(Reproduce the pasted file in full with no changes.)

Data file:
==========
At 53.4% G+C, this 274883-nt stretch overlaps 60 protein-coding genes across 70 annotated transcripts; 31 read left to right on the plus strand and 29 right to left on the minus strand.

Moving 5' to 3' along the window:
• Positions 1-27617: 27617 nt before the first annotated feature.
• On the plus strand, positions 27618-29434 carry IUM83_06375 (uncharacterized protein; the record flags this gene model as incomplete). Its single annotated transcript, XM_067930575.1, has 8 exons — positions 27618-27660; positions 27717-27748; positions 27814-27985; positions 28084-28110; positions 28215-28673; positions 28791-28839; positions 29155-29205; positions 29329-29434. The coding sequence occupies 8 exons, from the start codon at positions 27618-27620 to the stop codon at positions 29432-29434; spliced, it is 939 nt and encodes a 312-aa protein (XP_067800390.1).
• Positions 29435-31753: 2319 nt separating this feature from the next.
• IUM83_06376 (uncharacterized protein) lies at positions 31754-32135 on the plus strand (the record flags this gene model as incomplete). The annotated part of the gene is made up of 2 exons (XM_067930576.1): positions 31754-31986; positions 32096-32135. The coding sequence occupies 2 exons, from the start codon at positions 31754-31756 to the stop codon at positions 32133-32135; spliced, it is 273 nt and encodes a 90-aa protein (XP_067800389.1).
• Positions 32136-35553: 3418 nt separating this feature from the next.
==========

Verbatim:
At 53.4% G+C, this 274883-nt stretch overlaps 60 protein-coding genes across 70 annotated transcripts; 31 read left to right on the plus strand and 29 right to left on the minus strand.

Moving 5' to 3' along the window:
• Positions 1-27617: 27617 nt before the first annotated feature.
• On the plus strand, positions 27618-29434 carry IUM83_06375 (uncharacterized protein; the record flags this gene model as incomplete). Its single annotated transcript, XM_067930575.1, has 8 exons — positions 27618-27660; positions 27717-27748; positions 27814-27985; positions 28084-28110; positions 28215-28673; positions 28791-28839; positions 29155-29205; positions 29329-29434. The coding sequence occupies 8 exons, from the start codon at positions 27618-27620 to the stop codon at positions 29432-29434; spliced, it is 939 nt and encodes a 312-aa protein (XP_067800390.1).
• Positions 29435-31753: 2319 nt separating this feature from the next.
• IUM83_06376 (uncharacterized protein) lies at positions 31754-32135 on the plus strand (the record flags this gene model as incomplete). The annotated part of the gene is made up of 2 exons (XM_067930576.1): positions 31754-31986; positions 32096-32135. The coding sequence occupies 2 exons, from the start codon at positions 31754-31756 to the stop codon at positions 32133-32135; spliced, it is 273 nt and encodes a 90-aa protein (XP_067800389.1).
• Positions 32136-35553: 3418 nt separating this feature from the next.